Many times I have attended a gathering, and after the speeches are done and the final questions debated, refreshments are brought out and served on plastic plates and in plastic cups.
LIMERICK PLANTATION NEWS
Recent efforts by federal agencies to verify university compliance with Title IX are under scrutiny. Some claim Title IX compliance reviews are a "new" way to apply the law to science, technology, engineering and mathematics (STEM), but this law has been applicable to all educational programs receiving federal funds for 36 years. Title IX compliance can open the doors to the so-called "male-typical pursuitsî"in STEM fields to women, just as equal opportunity mandates have done for once-closed careers of firefighters, police officers and military personnel.
Today, Lake Lanier is more than 13 feet below its full pool and nearly 10 feet lower than it was this time last year. The state climatologist sees the next few weeks as critical in determining the extent and severity of the 2008 drought. By contrast, the reservoirs downstream from metro Atlanta are virtually full.
On Winning and Losing Wars
Americans are feeling pain at the gas pumps. This fact is not lost on lawmakers at any level. We are seeing some of the highest prices on gasoline and crude oil that we've ever seen in this country and no one is happy about it. American families are suffering from these high prices. But what is truly disappointing about the current discussion on energy is that our leaders in Washington, DC, have chosen to point fingers rather than seek solutions; they've flirted with policies that will only cause more pain at the pump and drive energy prices even ...
On the road from Thomasville to Tallahassee, a car ahead of ours hit a three-foot alligator. We were in a knot of traffic, traveling fast and because we were in the outer lane, we luckily missed the gator. We turned around quickly and went back.
Americans hold nearly $1 trillion in credit-card debt, according to data just released by the Federal Reserve. Now Congress wants to make that burden even heavier. Some misguided lawmakers are pushing legislation that would saddle consumers with fees that retailers don't want to pay.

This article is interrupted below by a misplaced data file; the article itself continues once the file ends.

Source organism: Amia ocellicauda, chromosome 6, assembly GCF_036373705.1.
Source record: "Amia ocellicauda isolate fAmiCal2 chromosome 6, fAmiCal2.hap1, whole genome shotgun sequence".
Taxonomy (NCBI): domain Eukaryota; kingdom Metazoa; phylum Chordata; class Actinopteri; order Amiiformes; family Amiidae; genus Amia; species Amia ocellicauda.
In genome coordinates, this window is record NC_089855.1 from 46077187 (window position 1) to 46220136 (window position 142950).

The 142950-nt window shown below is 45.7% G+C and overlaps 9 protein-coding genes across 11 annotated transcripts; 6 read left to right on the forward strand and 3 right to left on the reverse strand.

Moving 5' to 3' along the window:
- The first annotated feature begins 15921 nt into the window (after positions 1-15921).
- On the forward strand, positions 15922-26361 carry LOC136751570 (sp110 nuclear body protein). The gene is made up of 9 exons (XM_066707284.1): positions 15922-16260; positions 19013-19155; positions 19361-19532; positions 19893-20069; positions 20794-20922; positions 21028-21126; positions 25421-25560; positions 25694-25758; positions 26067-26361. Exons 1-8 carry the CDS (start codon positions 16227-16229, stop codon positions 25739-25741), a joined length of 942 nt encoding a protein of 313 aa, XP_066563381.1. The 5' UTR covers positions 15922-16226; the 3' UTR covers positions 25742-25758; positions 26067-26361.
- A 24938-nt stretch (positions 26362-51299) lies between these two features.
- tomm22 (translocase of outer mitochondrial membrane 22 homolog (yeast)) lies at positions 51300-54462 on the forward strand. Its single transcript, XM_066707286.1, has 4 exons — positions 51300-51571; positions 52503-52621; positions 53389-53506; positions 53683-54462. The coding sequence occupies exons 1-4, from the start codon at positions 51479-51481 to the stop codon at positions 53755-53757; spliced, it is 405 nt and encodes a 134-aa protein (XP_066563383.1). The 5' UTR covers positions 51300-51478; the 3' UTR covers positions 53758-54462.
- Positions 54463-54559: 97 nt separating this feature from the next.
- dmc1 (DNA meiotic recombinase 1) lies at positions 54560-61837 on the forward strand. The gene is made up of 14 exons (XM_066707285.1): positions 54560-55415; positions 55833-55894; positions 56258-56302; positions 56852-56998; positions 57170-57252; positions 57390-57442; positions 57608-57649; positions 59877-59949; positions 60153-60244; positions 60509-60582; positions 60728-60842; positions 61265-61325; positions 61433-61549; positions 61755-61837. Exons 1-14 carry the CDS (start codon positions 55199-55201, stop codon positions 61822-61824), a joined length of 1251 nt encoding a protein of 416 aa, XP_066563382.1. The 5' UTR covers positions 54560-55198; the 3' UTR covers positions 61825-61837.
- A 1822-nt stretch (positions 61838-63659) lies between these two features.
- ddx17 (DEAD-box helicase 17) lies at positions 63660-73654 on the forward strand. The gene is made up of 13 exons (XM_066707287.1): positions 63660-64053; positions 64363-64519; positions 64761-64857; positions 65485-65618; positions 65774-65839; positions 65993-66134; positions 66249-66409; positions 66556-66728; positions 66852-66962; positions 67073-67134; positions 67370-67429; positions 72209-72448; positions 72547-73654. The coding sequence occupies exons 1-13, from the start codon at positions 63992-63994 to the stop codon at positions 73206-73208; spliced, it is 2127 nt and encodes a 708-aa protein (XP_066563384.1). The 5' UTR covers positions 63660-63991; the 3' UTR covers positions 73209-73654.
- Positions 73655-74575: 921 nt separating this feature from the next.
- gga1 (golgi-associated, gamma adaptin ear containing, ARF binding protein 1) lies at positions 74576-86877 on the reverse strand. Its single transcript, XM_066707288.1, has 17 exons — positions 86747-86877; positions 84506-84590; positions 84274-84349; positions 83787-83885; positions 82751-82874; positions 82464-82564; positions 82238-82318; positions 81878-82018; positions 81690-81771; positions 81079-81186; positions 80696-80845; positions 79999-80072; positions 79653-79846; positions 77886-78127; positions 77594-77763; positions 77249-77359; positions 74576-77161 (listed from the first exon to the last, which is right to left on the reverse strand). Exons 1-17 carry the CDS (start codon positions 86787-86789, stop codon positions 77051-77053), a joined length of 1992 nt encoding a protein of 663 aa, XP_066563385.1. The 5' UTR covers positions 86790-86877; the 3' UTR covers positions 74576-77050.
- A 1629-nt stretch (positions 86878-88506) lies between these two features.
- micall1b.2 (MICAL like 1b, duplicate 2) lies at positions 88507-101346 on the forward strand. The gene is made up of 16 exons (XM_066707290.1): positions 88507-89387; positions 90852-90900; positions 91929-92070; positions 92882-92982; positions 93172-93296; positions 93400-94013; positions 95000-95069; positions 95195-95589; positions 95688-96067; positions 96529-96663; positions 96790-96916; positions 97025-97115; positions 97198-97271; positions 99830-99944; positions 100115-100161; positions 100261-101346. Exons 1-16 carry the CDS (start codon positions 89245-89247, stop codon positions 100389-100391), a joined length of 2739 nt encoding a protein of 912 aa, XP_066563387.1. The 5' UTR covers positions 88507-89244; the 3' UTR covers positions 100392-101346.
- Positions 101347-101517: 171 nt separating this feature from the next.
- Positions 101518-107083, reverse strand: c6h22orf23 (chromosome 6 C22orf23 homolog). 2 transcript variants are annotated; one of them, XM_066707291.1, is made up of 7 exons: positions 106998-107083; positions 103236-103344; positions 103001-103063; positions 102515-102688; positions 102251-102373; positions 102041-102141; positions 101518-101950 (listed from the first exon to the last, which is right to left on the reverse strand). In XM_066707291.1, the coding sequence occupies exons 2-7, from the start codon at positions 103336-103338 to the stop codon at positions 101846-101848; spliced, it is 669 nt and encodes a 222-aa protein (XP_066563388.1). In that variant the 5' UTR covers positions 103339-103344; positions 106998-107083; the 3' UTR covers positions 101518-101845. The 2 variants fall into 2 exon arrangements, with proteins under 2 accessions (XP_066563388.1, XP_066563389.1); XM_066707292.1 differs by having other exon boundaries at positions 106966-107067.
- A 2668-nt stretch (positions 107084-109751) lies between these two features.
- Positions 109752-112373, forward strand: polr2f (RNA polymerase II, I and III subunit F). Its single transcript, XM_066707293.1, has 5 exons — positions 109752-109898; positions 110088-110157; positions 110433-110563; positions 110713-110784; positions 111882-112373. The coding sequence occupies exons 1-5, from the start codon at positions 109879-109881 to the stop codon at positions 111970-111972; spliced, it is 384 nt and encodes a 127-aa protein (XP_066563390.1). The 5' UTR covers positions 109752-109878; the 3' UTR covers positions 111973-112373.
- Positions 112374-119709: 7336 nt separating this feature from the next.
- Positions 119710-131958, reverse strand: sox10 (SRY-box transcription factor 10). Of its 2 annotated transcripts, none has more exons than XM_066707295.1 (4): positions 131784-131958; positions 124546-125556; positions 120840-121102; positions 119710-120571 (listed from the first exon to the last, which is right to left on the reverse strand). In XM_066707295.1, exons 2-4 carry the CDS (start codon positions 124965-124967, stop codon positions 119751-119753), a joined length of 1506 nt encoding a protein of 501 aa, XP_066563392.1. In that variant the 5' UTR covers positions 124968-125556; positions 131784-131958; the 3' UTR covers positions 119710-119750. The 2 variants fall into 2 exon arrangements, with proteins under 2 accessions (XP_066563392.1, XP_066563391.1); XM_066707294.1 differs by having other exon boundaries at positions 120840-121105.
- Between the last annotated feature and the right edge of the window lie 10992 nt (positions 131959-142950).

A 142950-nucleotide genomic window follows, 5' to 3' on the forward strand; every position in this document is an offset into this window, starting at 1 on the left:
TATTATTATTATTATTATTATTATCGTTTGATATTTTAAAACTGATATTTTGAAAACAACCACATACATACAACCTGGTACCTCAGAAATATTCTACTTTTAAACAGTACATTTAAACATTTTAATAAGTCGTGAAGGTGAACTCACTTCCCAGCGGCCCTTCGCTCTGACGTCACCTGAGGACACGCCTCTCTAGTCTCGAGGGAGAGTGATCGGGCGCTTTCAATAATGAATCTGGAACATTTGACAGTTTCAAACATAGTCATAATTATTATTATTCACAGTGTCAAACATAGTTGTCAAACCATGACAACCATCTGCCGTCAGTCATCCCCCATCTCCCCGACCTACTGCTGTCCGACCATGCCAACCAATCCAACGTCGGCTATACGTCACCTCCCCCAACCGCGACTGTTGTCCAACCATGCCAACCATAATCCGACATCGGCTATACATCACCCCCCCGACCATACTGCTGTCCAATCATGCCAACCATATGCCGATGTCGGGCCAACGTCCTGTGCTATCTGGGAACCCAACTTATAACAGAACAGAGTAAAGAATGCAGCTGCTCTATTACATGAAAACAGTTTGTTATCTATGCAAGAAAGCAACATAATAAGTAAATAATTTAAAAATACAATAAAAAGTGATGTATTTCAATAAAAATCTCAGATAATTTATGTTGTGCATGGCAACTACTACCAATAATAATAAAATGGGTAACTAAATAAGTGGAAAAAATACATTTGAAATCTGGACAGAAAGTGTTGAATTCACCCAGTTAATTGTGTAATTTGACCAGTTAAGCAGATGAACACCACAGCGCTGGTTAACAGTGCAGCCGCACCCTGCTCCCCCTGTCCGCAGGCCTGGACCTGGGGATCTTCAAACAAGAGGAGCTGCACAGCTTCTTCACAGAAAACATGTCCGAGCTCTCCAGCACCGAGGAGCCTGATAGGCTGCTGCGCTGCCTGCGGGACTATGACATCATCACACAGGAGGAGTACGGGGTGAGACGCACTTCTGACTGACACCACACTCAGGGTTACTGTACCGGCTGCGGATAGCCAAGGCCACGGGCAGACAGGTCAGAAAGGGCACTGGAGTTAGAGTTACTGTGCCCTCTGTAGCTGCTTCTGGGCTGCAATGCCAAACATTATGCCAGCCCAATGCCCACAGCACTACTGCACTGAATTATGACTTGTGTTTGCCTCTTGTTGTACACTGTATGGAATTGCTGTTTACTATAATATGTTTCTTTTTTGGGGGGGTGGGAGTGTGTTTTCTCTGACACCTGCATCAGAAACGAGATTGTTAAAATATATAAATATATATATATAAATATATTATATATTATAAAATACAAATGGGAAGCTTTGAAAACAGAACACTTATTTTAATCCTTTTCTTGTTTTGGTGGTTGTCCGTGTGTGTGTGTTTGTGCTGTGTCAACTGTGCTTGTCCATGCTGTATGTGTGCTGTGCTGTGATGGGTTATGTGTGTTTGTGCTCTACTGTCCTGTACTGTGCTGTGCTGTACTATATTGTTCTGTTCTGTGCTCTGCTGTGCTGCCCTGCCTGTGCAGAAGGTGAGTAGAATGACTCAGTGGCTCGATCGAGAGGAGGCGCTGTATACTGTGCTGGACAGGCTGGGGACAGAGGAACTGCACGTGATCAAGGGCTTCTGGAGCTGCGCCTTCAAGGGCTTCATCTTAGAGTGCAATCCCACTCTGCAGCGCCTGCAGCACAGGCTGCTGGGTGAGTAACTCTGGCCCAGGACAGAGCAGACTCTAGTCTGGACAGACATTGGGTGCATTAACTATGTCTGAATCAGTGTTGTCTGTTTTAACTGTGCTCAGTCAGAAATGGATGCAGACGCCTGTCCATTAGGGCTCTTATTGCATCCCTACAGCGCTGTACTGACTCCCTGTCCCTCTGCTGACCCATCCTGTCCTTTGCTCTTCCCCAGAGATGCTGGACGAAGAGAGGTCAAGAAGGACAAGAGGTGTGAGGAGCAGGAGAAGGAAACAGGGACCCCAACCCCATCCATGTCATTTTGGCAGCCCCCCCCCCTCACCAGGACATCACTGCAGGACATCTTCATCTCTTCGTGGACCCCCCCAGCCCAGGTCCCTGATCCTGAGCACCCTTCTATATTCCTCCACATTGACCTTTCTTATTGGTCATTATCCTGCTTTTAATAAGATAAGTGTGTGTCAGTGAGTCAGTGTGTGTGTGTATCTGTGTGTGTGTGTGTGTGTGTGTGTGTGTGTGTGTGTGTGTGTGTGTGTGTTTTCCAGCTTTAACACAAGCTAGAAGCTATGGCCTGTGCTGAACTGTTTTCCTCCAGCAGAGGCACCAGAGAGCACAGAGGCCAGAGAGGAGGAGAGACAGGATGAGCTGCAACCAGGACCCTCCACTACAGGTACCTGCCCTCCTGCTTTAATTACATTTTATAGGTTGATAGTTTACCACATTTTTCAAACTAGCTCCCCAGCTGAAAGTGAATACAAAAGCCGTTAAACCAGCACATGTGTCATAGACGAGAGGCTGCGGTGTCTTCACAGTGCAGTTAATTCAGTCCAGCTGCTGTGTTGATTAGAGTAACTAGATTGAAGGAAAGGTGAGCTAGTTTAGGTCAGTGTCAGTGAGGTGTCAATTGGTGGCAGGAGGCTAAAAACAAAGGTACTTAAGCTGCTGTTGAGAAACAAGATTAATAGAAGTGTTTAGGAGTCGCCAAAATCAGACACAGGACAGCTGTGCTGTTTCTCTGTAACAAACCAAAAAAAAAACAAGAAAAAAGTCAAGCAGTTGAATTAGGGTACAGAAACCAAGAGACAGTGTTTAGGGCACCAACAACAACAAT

This year we have a new slate of line officers aboard, ready to serve.
As Georgia continues to grow and thrive, it needs power generation capable of sustaining that growth. But the options seem to be shrinking among the body politic for varying environmental, economic and aesthetic reasons.
We are at a profoundly unsettled time in our nation's history, with more than two-thirds of Americans professing in surveys that they believe the country is headed in the wrong direction. They are partly reflecting concerns of the moment - the Iraq war, high gas prices, our economic travails - but polling also shows a more deep-seated dismay at the track our political system has taken.
Since its creation in 2003, the Commission for a New Georgia has brought fresh eyes and ideas to ways government can manage assets and operations to increase efficiency, reduce and avoid costs and improve service. Its recommendations have saved millions of dollars on a wide range of government functions, including facility, real estate and construction management.
Could Vernon Jones be the next Mack Mattingly?
When Governor Sonny Perdue signed Georgia's $21.1 billion budget for fiscal 2009, it contained $6 million for Local Assistance Grants (LAG), funds appropriated and allocated to a specific recipient or local government for a specific purpose. Lawmakers try to use the fact that these handouts are a relatively small part of the state budget - about 0.03 percent the '09 budget - to defend the spending.
When I start to bake a cake, I no longer ignore the recipes that call for half a dozen eggs. Eggs are a dime a dozen in our household, because we have - joy of joys - our own chickens.
MOULTRIE - The first item in my emails today was: "How to get thin quickly."